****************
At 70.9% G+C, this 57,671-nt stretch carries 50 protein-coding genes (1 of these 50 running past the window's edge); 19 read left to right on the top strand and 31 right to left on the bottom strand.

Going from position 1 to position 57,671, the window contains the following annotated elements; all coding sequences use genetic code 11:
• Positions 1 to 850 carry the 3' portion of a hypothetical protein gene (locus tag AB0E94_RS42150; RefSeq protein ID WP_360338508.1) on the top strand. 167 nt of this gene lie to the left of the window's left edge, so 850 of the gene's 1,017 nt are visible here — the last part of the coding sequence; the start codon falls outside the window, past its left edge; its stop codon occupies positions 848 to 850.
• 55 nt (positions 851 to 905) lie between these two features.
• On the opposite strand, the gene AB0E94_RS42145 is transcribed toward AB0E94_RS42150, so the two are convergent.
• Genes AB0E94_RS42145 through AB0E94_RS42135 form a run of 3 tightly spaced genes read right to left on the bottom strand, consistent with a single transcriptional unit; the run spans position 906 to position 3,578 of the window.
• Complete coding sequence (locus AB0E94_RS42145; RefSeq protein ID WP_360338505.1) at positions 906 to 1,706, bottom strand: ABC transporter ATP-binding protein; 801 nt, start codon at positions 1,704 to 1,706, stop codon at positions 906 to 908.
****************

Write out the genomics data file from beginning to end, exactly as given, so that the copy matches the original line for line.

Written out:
At 70.9% G+C, this 57,671-nt stretch carries 50 protein-coding genes (1 of these 50 running past the window's edge); 19 read left to right on the top strand and 31 right to left on the bottom strand.

Going from position 1 to position 57,671, the window contains the following annotated elements; all coding sequences use genetic code 11:
• Positions 1 to 850 carry the 3' portion of a hypothetical protein gene (locus tag AB0E94_RS42150; RefSeq protein ID WP_360338508.1) on the top strand. 167 nt of this gene lie to the left of the window's left edge, so 850 of the gene's 1,017 nt are visible here — the last part of the coding sequence; the start codon falls outside the window, past its left edge; its stop codon occupies positions 848 to 850.
• 55 nt (positions 851 to 905) lie between these two features.
• On the opposite strand, the gene AB0E94_RS42145 is transcribed toward AB0E94_RS42150, so the two are convergent.
• Genes AB0E94_RS42145 through AB0E94_RS42135 form a run of 3 tightly spaced genes read right to left on the bottom strand, consistent with a single transcriptional unit; the run spans position 906 to position 3,578 of the window.
• Complete coding sequence (locus AB0E94_RS42145; RefSeq protein ID WP_360338505.1) at positions 906 to 1,706, bottom strand: ABC transporter ATP-binding protein; 801 nt, start codon at positions 1,704 to 1,706, stop codon at positions 906 to 908.